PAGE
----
The United States Geological Survey has rejected a bid by members of Congress and the copper industry to add copper to the United States’ Critical Minerals List. A bipartisan group of senators, including Kyrsten Sinema and Joe Manchin, sent a letter to the USGS in February asking it to add copper to the list, citing a study conducted by the Copper Development Association, a mining industry group.
The Critical Minerals List is a federal list of non-fuel minerals deemed critical to national or economic security but vulnerable to supply chain disruptions. Were copper to be added to the list, it could help expedite domestic mining projects, such as the Resolution Copper Mine proposed at Oak Flat.
The San Carlos Apache Tribe, which considers Oak Flat to be a sacred site, Earthworks, Patagonia, and the Arizona Mining Reform Coalition sent a letter to the USGS in April asking it not to list copper as a critical mineral, alleging errors in the Copper Development Association’s study and political motivations on behalf of the senators.
In an April 13 letter to Sinema, USGS Director David Applegate laid out similar reasons for rejecting her bid to add copper to the list. He cited federal data showing that the country’s reliance on imported copper actually decreased in 2022, while about a third of domestic copper consumption requirements were met through recycling. He also explained that the U.S. does not rely on China, Russia, or Ukraine for copper but rather Chile, Canada, and Mexico.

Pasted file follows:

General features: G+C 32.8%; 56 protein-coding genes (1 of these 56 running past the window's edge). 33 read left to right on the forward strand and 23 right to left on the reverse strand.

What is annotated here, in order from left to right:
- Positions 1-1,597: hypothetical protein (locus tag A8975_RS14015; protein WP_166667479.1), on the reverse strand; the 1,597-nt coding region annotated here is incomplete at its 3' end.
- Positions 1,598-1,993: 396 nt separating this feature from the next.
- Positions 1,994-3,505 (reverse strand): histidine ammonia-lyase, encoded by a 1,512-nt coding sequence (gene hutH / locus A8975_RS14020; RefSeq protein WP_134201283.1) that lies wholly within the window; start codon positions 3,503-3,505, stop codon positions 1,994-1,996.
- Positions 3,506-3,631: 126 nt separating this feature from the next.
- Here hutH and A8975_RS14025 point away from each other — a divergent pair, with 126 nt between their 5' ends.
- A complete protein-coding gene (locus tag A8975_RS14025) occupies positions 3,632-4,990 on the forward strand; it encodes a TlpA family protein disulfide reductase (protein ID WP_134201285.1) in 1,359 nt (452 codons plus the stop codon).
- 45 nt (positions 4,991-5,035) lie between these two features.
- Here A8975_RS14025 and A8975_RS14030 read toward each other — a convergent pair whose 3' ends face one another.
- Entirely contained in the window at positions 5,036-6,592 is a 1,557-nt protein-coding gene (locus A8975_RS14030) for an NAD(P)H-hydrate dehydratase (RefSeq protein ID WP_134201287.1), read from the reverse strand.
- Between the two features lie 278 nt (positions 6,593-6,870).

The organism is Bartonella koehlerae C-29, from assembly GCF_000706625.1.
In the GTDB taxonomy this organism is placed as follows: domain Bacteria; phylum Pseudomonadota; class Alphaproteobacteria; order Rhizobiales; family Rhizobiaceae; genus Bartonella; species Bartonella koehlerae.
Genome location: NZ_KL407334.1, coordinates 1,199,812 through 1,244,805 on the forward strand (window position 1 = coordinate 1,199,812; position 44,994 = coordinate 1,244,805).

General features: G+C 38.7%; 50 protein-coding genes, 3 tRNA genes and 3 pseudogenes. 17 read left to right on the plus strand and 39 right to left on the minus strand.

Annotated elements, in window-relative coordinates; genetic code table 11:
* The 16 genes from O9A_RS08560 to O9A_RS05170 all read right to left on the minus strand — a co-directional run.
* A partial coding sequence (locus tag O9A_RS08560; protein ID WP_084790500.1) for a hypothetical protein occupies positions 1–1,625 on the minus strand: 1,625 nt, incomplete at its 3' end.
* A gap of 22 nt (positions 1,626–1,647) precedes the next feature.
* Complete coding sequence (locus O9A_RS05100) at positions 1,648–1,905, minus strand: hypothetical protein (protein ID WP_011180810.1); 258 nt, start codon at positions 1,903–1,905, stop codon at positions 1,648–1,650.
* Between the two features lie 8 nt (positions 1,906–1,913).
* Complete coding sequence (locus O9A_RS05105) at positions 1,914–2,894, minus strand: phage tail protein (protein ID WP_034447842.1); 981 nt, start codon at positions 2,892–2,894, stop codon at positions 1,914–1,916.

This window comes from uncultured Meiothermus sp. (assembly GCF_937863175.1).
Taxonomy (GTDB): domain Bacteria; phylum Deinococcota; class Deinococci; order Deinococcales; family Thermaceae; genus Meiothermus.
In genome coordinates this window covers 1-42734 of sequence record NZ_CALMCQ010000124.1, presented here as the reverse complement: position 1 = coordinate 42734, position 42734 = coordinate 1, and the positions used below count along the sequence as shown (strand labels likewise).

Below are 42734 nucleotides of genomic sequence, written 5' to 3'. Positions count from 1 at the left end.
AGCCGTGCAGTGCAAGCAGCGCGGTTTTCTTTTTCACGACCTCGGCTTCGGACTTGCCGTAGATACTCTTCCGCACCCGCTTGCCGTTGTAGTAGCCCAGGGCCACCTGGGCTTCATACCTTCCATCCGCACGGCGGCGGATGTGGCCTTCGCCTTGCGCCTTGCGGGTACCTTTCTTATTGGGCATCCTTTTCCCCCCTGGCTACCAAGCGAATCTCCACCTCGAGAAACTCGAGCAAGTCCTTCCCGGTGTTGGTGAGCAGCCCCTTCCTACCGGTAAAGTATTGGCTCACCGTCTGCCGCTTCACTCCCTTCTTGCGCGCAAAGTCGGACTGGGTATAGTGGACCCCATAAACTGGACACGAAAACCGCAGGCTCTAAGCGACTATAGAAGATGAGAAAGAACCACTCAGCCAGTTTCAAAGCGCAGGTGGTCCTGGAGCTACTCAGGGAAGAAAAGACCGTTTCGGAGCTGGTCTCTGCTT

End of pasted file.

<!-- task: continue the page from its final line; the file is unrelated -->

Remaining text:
Public lands rule hearings
The Bureau of Land Management will host a meeting on Thursday in Golden, Colorado for members of the public to learn more about its proposed “Public Lands Rule,” which would put conservation on equal footing with grazing and drilling. It will take place from 5 to 7 p.m. on Thursday at the Denver West Marriott in Golden. Other meetings will be held Tuesday, May 30, in Albuquerque, Thursday, June 1, in Reno, and Monday, June 5, online.
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Quote of the day
Will Tiehm’s buckwheat stop Ioneer’s Rhyolite Ridge Mine? Not likely, and that’s not the point. What’s more likely is that the mine will overhaul its operations plan to ensure it doesn’t drive the rare wildflower extinct by destroying its critical habitat.”
“We must begin thinking like a river if we are to leave a legacy of beauty and life for future generations.” ― David Brower
📷 courtesy of Tyson Joye
(featured image: The Mission Complex open-pit copper mine in Pima Arizona; Joyce Cory, Wikimedia Commons)